1. Instead of asking if you can bring a meal, ask what day would work best for you to bring dinner. And then do it. It doesn’t have to be homemade.
2. If someone is facing a prolonged period and they will need support for some time, ask if you can bring a rotisserie chicken and a vegetable every Tuesday (or whatever day is convenient for you and the recipient). This serves two purposes; sustenance and a semblance of routine in an unstable period.
3. Check in regularly with whatever vehicle works; telephone, text, or email. The intent is to communicate that you are thinking of them and checking in.
4. If you are running errands, call to see if you can run an errand for them as well. One less errand can ease an already stressful day.
5. Do consider indulging in small kindnesses by way of a handling a chore or a providing a treat. Just knowing that someone is thinking about you can brighten a tough day.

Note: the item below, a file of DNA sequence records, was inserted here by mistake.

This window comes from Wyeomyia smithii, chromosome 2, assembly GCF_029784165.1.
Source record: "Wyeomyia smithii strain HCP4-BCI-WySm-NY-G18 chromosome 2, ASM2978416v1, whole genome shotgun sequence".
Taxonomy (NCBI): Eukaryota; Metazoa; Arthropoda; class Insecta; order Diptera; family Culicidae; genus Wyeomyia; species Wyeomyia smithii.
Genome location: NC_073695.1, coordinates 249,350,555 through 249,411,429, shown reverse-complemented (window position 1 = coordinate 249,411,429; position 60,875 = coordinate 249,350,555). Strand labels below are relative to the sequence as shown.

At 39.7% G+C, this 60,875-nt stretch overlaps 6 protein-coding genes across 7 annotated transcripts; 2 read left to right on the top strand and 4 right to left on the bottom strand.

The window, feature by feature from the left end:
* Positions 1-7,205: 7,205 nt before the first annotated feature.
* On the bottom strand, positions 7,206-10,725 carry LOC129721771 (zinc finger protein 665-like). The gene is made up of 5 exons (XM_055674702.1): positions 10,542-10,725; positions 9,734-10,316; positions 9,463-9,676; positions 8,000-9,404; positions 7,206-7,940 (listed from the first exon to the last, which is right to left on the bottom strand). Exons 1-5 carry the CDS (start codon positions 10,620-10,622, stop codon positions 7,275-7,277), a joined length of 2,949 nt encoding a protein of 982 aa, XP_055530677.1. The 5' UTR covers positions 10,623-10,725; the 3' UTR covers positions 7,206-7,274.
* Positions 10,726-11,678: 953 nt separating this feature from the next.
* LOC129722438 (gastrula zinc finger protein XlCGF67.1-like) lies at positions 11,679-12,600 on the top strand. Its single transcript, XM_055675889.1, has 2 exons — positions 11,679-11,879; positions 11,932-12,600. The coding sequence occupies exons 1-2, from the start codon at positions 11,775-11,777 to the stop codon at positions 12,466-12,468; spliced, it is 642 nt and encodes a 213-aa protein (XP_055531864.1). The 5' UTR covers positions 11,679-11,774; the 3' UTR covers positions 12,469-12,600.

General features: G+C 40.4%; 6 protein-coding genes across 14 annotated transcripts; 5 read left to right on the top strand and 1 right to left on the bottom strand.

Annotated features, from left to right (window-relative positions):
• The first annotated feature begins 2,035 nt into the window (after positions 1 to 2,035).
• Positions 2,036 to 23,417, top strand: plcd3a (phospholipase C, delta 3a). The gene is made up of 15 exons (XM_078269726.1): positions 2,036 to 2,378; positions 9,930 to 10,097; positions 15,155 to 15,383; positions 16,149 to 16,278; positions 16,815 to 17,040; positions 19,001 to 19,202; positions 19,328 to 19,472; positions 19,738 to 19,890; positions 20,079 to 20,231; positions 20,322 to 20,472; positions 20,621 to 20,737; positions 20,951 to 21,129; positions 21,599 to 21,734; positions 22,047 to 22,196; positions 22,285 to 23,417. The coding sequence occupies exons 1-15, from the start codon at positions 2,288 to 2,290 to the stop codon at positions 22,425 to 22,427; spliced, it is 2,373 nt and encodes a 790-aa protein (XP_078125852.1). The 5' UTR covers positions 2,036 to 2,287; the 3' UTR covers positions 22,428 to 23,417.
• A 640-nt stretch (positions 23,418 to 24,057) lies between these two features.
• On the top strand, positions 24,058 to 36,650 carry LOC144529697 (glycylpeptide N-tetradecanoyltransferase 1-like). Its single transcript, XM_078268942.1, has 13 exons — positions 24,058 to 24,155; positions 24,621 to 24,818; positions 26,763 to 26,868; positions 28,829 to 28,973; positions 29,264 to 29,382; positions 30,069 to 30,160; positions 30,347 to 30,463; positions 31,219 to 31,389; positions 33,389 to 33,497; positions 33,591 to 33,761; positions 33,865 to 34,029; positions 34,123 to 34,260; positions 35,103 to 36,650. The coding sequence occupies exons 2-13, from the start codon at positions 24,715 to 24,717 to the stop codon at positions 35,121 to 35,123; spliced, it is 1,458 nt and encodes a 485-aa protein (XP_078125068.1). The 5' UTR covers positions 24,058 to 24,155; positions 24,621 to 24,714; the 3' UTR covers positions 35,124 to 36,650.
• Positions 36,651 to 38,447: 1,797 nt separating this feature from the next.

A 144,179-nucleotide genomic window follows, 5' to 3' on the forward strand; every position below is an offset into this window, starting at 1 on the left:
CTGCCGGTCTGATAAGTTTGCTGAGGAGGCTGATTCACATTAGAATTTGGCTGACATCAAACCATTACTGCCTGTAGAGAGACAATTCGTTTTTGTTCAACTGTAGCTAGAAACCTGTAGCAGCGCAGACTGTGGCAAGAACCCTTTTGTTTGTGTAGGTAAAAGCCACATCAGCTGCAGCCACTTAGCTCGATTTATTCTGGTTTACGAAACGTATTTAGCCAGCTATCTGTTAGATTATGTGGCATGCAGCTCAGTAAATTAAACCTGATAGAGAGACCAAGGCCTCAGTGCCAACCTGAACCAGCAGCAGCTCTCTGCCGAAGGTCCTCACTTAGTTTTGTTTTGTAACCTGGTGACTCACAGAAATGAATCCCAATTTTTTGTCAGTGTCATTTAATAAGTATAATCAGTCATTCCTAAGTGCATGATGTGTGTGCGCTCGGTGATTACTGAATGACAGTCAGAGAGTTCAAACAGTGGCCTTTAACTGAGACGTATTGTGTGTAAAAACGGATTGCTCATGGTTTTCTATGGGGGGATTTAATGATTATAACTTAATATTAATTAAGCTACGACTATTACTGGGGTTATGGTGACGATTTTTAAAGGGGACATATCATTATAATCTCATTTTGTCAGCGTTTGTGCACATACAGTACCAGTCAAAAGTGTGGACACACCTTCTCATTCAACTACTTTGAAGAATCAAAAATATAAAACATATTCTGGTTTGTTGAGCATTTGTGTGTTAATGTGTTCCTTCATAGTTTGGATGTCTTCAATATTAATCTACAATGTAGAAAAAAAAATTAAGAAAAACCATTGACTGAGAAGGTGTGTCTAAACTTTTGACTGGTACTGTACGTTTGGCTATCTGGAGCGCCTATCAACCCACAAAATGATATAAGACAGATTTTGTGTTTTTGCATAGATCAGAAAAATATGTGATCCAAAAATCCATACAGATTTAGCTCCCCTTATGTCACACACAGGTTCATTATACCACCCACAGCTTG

Robbie Miller Kaplan is an author who writes from a unique perspective as a mother who has lost two children. She has written How to Say It When You Don't Know What to Say, a guide to help readers communicate effectively when those they care about experience loss, available in ebooks for "Illness & Death," "Suicide," "Miscarriage," "Death of a Child," "Death of a Stillborn or Newborn Baby," "Pet Loss," "Caregiver Responsibilities," "Divorce" and "Job Loss." All titles are in Amazon's Kindle Store.
Image via Flickr Creative Commons / lusi